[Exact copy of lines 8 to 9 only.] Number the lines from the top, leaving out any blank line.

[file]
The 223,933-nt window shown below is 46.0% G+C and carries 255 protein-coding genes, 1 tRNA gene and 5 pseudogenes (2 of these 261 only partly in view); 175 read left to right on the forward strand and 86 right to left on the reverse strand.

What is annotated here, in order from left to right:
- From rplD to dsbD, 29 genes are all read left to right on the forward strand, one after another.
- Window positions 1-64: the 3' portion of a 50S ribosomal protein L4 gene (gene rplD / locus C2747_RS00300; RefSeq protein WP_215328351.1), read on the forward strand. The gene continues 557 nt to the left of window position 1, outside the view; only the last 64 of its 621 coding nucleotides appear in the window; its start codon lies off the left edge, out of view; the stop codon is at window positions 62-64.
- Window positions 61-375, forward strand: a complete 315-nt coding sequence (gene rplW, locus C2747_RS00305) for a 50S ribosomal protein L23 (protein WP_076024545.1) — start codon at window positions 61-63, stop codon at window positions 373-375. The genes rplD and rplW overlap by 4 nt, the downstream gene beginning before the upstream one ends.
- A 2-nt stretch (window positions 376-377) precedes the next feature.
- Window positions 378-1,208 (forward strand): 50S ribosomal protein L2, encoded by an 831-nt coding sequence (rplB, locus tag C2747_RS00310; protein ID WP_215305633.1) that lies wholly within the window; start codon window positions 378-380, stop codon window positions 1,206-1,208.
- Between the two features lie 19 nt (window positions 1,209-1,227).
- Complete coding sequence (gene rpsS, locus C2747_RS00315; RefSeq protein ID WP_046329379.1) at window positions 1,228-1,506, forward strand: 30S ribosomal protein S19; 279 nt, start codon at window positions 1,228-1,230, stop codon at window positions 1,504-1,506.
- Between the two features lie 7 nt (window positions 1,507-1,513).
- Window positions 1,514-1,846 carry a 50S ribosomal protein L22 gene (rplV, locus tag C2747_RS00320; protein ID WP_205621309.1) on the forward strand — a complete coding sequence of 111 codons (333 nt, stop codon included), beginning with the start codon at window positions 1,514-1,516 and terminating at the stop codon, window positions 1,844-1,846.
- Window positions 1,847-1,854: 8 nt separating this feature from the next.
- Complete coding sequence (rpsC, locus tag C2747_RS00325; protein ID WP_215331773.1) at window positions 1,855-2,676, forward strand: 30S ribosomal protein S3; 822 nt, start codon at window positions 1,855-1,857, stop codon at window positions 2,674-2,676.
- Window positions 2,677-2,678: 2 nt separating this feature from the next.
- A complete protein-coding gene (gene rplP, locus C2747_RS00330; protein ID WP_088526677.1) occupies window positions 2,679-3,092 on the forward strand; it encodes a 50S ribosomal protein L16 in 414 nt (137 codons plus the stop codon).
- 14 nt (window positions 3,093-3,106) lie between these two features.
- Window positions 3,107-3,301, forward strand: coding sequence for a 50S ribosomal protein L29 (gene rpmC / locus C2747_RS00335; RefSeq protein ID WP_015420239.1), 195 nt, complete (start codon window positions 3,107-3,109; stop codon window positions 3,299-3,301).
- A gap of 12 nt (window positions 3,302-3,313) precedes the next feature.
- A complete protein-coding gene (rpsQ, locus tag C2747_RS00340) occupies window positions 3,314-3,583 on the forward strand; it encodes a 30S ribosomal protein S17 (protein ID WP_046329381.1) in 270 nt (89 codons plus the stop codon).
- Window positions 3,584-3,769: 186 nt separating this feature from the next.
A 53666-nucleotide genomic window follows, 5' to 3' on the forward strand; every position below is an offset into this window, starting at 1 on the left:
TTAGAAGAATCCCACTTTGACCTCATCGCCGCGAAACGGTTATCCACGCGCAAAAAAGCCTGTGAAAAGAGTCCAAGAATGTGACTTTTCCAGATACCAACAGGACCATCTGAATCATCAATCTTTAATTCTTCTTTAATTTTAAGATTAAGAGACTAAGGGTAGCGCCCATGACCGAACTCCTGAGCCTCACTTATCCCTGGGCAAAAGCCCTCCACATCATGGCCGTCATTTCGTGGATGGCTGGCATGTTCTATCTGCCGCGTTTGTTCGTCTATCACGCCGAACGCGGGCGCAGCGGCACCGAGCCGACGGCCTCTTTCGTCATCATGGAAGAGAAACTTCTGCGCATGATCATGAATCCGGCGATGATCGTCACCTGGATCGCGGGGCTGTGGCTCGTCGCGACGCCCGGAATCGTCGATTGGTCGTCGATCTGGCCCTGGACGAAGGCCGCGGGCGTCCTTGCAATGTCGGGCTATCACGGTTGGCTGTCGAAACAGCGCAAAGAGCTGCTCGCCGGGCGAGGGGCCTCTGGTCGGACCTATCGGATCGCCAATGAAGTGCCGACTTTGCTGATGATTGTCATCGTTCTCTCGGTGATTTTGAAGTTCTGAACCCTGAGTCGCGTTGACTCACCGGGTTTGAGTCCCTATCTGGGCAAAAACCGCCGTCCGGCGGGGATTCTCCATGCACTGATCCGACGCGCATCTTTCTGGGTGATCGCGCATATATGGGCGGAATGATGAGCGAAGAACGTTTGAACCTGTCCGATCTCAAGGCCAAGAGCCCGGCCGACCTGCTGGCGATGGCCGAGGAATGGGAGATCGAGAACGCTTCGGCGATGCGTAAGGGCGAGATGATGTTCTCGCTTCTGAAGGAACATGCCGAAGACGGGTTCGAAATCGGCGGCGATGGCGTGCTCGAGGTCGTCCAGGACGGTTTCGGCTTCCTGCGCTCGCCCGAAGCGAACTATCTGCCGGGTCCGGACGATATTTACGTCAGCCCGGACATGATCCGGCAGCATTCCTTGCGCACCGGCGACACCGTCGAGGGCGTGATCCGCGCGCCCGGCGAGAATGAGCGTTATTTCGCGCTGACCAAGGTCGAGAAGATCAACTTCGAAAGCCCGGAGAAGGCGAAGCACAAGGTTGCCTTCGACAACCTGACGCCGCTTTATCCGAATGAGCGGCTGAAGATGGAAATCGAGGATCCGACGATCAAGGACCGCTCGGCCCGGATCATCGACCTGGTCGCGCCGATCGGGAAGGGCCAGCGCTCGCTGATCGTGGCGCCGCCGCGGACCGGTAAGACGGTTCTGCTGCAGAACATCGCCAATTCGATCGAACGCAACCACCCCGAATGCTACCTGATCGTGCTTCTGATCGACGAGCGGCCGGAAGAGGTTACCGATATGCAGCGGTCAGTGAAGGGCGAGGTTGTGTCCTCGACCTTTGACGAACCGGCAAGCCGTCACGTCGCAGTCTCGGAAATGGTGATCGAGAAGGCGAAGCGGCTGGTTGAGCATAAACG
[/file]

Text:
- Between the two features lie 19 nt (window positions 1,209-1,227).
- Complete coding sequence (gene rpsS, locus C2747_RS00315; RefSeq protein ID WP_046329379.1) at window positions 1,228-1,506, forward strand: 30S ribosomal protein S19; 279 nt, start codon at window positions 1,228-1,230, stop codon at window positions 1,504-1,506.